Damage initiation and progression is a 3D process, even for breakwaters tested in a wave flume. The eroded units from a certain profile are not necessarily accreted at the bottom of the same profile, as they could roll down following a non-normal trajectory. In addition, the consequences of the extraction of units concentrated in a deep pocket are different from an extensive superficial removal. The spatial component and shape of damage is, therefore, crucial to understand this failure mode; nevertheless, the available descriptors up to date seem to be mainly focused on measuring an averaged magnitude on a 2D profile. Even damage descriptors derived from visual methods, which are based on a front view of the slope, are averaged over a longitudinal width or over an active region, loosing information such as the planar shape of the eroded area or the number of eroded pockets.
The improvements and availability of accurate 3D measuring techniques and the versatility of artificial vision algorithms give us the chance nowadays to step forward more interpretable damage descriptors or combinations between them. What is more, new strategies might be explored, such as characterizing hole development and progression patterns. Thanks to the advances that can be already implemented for measuring damage (see Section 2.3), it is expectable that the traditional “side view” of profiling methods and the “front view” of visual methods will be combined together for a better characterization of the slope reshaping.

2.3. Damage Measurement

Damage measurement comes after choosing an adequate damage descriptor, but it could also affect how damage is defined due to technical or methodological limitations. Damage after a real or modeled storm is traditionally characterized following two main strategies: a visual approach or a measuring approach. Each of them presents different possibilities and considerations, as described in the following sections.

2.3.1. Visual Approach

This approach is quite common for monitoring real structures although it is not necessarily linked to a damage descriptor. For example, visual surveys in prototypes are usually aimed to obtain a qualitative indication of the condition of a breakwater. Usual surveying activities are locating the development of holes in the armor, identifying the exposure of under-layers, or checking the breakage of armor units or the evolution of cracks in the concrete capping.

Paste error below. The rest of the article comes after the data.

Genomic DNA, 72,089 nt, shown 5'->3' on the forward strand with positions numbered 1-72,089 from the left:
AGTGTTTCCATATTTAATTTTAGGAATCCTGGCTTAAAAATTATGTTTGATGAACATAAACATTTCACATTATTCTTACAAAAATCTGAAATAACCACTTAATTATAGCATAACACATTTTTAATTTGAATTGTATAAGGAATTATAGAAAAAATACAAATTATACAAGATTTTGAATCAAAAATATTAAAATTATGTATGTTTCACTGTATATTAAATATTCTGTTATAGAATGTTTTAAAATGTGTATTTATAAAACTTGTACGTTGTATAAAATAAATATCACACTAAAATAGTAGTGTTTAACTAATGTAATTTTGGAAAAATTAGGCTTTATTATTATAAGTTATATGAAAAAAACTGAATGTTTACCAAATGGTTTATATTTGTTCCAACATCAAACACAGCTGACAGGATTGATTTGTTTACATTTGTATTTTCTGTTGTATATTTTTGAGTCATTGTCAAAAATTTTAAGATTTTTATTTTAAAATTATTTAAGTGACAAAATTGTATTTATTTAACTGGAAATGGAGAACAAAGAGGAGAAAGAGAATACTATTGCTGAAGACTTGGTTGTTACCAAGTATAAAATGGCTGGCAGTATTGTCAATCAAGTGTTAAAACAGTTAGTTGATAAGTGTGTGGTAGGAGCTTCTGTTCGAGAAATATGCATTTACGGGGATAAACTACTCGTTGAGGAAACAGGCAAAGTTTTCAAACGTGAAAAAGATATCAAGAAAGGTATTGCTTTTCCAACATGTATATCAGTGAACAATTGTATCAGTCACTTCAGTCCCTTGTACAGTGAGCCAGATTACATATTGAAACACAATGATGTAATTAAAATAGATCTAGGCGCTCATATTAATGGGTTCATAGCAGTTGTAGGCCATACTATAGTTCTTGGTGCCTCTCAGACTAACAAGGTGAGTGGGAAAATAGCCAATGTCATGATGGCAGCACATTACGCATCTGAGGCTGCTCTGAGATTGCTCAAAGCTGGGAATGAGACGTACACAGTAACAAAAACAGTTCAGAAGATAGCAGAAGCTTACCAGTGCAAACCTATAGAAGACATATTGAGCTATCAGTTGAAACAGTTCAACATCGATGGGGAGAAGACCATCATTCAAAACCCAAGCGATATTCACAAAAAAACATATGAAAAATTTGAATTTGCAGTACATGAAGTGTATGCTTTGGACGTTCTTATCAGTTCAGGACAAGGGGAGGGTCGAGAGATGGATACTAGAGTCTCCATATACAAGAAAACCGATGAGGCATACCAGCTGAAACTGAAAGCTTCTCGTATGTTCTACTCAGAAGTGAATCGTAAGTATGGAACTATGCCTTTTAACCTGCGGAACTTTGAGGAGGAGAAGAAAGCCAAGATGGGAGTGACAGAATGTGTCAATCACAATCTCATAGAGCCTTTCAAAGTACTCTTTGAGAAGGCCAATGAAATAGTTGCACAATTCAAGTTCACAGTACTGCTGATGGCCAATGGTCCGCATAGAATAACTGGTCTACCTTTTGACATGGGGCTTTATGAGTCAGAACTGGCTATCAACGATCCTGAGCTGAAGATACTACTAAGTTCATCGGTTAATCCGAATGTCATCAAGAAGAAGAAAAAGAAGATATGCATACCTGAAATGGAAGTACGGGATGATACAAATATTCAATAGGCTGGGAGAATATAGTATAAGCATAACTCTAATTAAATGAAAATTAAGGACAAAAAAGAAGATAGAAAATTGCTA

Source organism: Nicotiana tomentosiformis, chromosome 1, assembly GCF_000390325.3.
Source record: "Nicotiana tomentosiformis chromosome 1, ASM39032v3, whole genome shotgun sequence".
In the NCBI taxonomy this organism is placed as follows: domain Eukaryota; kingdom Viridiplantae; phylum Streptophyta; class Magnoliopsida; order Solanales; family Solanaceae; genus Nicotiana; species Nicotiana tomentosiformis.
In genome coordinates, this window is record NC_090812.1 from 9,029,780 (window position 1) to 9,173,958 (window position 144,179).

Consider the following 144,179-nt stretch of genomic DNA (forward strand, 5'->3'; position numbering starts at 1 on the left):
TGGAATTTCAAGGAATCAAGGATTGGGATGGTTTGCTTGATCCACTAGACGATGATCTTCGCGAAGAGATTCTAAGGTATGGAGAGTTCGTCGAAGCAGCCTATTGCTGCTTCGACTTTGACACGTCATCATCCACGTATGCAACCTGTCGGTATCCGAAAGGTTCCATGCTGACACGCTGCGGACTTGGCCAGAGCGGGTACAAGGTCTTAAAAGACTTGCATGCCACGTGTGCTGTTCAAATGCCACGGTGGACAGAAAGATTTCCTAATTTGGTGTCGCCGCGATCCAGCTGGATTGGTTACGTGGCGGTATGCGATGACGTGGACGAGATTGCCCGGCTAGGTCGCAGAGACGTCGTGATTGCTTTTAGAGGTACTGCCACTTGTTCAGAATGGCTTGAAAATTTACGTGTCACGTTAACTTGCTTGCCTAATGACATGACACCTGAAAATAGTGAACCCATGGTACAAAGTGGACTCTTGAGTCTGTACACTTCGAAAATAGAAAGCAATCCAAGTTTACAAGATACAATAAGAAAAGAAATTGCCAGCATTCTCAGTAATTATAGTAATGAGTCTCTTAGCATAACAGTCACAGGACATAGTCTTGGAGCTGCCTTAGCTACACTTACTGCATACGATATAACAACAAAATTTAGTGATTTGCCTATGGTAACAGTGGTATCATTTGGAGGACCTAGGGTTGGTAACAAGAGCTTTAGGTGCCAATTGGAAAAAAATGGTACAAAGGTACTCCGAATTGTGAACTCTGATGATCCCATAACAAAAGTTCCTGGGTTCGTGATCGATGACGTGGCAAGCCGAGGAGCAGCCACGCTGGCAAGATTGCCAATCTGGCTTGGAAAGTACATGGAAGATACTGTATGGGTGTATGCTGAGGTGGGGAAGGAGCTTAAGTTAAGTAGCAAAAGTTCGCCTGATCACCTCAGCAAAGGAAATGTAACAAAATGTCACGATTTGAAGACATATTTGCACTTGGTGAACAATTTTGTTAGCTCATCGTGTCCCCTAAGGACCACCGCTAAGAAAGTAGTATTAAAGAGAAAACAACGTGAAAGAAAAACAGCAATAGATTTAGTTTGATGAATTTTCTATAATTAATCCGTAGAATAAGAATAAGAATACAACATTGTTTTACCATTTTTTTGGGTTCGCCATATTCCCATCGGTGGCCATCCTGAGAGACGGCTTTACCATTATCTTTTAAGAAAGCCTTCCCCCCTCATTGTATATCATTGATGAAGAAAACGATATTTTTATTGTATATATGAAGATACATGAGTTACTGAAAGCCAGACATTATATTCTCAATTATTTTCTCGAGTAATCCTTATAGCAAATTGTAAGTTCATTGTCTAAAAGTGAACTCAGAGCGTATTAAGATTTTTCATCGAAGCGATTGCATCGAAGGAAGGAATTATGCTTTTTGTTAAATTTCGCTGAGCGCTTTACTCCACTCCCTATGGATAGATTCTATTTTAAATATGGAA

The quantification of damage using visual methods is mostly related to counting the number of displaced units. For this purpose, the breakwater condition before and after the storm needs to be visually available with reference points.
In laboratory, a fixed camera, preferably under controlled lighting conditions, is commonly employed for that aim. The image resolution is essential in order not to restrict accuracy. A color coding for the various layers, or even for strips in the same layer, is normally utilized for facilitating the identification of armor movements. The counting process is accomplished by photo overlays or flicker technique. Additionally, semi-automated tools such as the armor tracking software of Holtzhausen et al. [53] can be used. As exposed in Section 2.2, some damage descriptors have their own measuring methodology; this is the case of the virtual net method [37] and the pixel counting method [9]. When combining the simultaneous treatment of all the color channels (RGB) with particle image velocimetry techniques, potential damage areas may be predicted through the identification of the energy dissipation zones at the structure [54].
In prototype, a fixed framing with an adequate point of view is rather unfeasible and, thus, additional resources are needed when accomplishing photographic surveying, such as marine or aerial vehicles. In these cases, the measuring process is less systematic as it depends on the capability of the craft, positioning system, and pilot/captain to set the craft at the desired place. It also depends on the ability of the photographer to spot the required area of interest. In addition, the process of identifying displacements is dependent on the skills of the trained assessor to interpret the visual information, especially when it comes from different campaigns with little matching between photographs.